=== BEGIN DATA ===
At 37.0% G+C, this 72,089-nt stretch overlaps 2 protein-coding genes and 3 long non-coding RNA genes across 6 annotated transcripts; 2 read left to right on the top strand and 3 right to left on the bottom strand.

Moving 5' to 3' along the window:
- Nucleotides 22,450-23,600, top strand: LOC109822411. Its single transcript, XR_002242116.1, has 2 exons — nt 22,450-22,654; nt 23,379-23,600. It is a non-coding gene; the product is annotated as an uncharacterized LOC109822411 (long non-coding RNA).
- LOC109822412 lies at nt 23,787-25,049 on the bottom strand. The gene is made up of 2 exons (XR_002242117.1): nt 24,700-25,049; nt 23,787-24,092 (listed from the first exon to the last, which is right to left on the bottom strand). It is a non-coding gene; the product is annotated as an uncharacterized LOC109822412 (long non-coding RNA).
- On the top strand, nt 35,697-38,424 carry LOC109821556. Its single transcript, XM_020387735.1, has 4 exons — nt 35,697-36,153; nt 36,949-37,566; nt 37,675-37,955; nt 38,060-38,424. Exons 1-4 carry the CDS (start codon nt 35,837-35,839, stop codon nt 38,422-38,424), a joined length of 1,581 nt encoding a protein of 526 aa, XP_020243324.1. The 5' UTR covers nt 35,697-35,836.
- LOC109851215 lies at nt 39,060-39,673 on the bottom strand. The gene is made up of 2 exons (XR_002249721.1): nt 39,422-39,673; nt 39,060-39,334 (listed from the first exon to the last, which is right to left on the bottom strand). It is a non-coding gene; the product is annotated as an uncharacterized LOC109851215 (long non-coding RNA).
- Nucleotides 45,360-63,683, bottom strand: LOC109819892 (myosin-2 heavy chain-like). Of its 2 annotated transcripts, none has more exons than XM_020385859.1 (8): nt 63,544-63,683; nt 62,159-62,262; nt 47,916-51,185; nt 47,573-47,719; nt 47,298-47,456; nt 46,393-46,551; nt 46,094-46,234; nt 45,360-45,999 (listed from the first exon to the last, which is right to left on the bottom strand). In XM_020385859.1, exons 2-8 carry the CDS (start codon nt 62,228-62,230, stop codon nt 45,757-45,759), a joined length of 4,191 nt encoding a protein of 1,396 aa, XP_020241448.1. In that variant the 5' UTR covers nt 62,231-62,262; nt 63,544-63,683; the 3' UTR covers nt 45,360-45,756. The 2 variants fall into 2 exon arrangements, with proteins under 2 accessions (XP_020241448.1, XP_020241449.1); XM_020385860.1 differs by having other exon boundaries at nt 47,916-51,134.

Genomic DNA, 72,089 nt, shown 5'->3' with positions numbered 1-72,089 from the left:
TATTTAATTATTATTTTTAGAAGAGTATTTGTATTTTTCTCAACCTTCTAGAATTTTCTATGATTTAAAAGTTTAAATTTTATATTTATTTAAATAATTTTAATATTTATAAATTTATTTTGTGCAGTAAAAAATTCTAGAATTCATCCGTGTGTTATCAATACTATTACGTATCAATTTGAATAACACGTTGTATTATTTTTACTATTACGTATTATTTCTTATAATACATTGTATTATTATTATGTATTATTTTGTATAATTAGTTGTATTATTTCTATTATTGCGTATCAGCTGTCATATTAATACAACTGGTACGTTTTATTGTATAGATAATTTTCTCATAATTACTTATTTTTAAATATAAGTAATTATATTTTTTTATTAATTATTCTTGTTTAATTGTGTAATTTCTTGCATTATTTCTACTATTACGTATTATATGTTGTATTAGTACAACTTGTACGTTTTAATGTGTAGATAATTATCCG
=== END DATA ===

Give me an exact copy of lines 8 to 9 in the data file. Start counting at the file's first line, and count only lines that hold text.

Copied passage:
Genomic DNA, 72,089 nt, shown 5'->3' with positions numbered 1-72,089 from the left:
TATTTAATTATTATTTTTAGAAGAGTATTTGTATTTTTCTCAACCTTCTAGAATTTTCTATGATTTAAAAGTTTAAATTTTATATTTATTTAAATAATTTTAATATTTATAAATTTATTTTGTGCAGTAAAAAATTCTAGAATTCATCCGTGTGTTATCAATACTATTACGTATCAATTTGAATAACACGTTGTATTATTTTTACTATTACGTATTATTTCTTATAATACATTGTATTATTATTATGTATTATTTTGTATAATTAGTTGTATTATTTCTATTATTGCGTATCAGCTGTCATATTAATACAACTGGTACGTTTTATTGTATAGATAATTTTCTCATAATTACTTATTTTTAAATATAAGTAATTATATTTTTTTATTAATTATTCTTGTTTAATTGTGTAATTTCTTGCATTATTTCTACTATTACGTATTATATGTTGTATTAGTACAACTTGTACGTTTTAATGTGTAGATAATTATCCG